Car Trouble. A bout with situational depression seems a lot like driving a car that is low on oil.
A few weeks ago, my car started to act up. I am one of those crazies that thinks it is necessary to name things, like your vehicles. So, just for the fun of it, her name is Alice.
Alice is a 2002 Nissan Altima, and she doesn’t have a bunch of fancy bells and whistles to tell me what is going on, just the basic lights to tell me when things have gotten serious. You have no way of knowing very much about me, but I am mostly uneducated when it comes to vehicles. So, when Alice began making a funny noise, and the little red oil light started to flicker as she was shifting, I didn’t know the sense of urgency that needed to be taken.
Luckily for me, my brother knew just how important it was to get her in and encouraged me to take her up to the garage. My mechanic put some oil in her, and the change from when I drove her once oil was in her was instantaneous. She stopped making a funny sound, the warning lights quit flashing, and it was like I had a brand-new car.
Now, when I started this by saying that situational depression is like driving a car that is low on oil, I was not saying that the fix is as easy as an extra two quarts of oil. I mean that the symptoms in a car that is not running smoothly are like the symptoms of a person who is not running smoothly.
Picture this: you are going about your everyday life when suddenly…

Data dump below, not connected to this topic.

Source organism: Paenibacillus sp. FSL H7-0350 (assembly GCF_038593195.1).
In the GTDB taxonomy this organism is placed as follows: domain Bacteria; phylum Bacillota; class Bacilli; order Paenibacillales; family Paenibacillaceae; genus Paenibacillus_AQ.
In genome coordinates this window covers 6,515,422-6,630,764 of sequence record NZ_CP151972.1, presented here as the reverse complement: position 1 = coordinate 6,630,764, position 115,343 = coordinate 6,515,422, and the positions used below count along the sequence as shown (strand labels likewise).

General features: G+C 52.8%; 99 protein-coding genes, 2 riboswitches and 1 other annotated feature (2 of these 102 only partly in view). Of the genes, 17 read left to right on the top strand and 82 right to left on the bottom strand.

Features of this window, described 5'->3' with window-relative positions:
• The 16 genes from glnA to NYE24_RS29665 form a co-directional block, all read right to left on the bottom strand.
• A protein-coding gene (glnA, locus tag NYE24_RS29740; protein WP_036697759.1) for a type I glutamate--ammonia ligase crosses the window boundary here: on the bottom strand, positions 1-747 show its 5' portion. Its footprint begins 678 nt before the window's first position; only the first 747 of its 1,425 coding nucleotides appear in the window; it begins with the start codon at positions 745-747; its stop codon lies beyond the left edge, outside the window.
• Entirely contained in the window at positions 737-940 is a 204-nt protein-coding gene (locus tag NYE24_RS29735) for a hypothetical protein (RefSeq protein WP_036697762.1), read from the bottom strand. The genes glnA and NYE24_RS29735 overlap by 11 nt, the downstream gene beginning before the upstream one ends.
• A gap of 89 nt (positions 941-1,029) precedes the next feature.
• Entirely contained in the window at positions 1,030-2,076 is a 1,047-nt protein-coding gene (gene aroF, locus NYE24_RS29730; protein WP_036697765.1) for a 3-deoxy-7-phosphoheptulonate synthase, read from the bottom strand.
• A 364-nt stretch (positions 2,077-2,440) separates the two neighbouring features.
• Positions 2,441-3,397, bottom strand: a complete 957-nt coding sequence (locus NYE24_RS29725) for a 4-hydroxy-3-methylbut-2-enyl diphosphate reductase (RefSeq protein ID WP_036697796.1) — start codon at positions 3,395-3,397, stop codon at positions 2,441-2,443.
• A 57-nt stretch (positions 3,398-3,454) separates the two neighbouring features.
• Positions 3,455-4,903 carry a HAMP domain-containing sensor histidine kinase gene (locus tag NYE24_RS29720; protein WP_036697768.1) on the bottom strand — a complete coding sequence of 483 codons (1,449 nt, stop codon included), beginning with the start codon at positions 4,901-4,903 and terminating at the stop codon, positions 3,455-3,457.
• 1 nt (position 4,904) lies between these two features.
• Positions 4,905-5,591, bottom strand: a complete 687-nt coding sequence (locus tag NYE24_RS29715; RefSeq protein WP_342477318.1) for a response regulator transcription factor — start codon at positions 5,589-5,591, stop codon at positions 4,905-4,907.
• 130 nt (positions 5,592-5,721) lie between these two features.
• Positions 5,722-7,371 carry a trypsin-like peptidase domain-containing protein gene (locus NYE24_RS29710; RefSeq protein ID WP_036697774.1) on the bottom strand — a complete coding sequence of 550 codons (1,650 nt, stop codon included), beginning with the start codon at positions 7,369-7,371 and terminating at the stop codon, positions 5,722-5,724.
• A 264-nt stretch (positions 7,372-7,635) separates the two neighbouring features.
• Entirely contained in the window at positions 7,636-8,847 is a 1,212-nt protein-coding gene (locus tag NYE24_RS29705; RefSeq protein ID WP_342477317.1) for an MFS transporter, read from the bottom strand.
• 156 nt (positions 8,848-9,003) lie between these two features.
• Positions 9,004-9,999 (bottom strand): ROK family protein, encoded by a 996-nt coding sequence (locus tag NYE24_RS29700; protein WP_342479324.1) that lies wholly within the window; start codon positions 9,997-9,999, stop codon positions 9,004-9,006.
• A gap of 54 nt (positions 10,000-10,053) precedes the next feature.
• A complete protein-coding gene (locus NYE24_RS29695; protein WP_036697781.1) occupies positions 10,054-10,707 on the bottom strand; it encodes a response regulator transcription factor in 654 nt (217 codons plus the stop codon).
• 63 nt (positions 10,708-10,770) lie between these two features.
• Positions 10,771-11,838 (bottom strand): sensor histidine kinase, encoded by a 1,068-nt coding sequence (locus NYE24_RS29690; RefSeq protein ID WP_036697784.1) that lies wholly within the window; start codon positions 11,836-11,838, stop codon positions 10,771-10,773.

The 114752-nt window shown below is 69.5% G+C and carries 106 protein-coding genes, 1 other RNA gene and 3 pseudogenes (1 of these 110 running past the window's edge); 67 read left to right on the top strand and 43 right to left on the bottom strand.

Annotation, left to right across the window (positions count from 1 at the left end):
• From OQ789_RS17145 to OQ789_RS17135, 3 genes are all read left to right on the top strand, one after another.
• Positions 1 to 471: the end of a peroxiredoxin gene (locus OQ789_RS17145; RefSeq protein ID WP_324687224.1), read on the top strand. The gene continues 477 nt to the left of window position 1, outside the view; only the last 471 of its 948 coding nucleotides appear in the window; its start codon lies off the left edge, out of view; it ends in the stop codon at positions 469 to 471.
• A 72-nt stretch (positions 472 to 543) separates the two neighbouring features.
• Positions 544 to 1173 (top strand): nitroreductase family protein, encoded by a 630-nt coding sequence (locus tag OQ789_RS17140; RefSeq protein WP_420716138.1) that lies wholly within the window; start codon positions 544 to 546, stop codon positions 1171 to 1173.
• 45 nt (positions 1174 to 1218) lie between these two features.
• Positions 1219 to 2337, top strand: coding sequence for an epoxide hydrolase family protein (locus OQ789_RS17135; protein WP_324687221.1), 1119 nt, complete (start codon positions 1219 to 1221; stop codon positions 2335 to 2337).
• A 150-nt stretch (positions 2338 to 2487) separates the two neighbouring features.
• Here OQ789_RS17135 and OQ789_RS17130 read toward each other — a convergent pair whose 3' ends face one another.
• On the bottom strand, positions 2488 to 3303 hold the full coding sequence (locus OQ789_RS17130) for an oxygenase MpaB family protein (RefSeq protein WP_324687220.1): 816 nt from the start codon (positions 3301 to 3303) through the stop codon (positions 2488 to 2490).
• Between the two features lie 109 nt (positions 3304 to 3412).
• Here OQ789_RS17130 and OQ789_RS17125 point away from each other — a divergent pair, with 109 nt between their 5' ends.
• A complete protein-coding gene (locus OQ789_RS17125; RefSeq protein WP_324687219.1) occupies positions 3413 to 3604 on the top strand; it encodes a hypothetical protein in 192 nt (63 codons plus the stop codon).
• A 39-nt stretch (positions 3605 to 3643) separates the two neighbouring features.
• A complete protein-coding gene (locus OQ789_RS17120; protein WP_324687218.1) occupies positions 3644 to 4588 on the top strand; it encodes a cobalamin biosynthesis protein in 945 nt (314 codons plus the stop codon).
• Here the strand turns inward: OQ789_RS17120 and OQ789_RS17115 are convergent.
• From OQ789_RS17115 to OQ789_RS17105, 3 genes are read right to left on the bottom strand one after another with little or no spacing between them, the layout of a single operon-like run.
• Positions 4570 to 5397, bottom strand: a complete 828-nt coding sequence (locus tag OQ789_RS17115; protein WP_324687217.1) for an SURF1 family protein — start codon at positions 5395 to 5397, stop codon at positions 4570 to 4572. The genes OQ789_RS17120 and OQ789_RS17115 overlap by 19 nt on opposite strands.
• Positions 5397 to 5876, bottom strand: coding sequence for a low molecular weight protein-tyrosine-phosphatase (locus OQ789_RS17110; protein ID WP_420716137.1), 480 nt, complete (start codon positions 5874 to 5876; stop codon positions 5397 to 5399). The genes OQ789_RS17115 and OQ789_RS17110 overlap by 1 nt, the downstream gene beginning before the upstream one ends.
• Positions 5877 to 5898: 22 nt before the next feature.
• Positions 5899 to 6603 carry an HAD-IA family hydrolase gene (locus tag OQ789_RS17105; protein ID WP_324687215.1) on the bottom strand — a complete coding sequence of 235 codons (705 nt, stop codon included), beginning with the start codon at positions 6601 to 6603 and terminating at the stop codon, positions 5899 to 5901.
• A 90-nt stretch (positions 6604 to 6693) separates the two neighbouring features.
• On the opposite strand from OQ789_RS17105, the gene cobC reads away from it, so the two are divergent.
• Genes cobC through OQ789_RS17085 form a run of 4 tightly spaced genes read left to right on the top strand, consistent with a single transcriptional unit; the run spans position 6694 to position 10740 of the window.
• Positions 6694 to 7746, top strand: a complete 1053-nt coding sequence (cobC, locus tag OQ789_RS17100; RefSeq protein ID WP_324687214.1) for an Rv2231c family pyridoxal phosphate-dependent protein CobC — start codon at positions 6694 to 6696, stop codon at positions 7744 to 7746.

… tragedy strikes, and the world screeches to a halt. It came out of nowhere. There were no warning signs, but before you know it, you start to operate a little differently than you did before. Things that used to be easy and natural, like getting out of bed or taking a shower, suddenly feel like climbing Everest. They feel monumental. They feel impossible. The thing is, life doesn’t stop just because the ease of it quits, so you get out of bed and keep moving.
As you keep plugging along, trying to ignore the weight of everything being harder, the smallest things seem to trigger you. You get cut off in traffic and all you want to do is ride that guy’s tail until he gets the point that he was wrong. You are facing an important deadline and stare at the screen in front of you for hours, completely void of motivation and willpower. You have to take a loved one to the hospital over something very treatable, and it feels like the last time you’ll ever say you love them.
Situational depression has a way of weighing you down.
And it doesn’t take long for people to start to notice. Maybe it’s a friend who stopped by and stayed a lot longer than expected, just to sit with you and be present. Maybe your roommate says, “how are you doing?” more times in one day than they have in the past three years of living together. Maybe your significant other looks you in the eye and tells you that you need to talk.
This is why having people around us is so important. People can often see things that we can’t see when we are by ourselves. If my brother hadn’t told me I needed to call the shop, I probably would have carefully driven Alice for another day before her engine blew out on me. And if my friends had not surrounded me with care, concern, and their presence as a safe place for me to fall apart, this episode of situational depression could have ended terribly.
John Donne wrote a poem titled “No Man is an Island,” but the reality is we often try to be. We were not built to be self-sufficient. We were not made to tough it out by ourselves. Do not let your engine run out of oil, and if you struggle to identify that for yourself, make sure those around you know which warning lights to look for – and how serious they really are.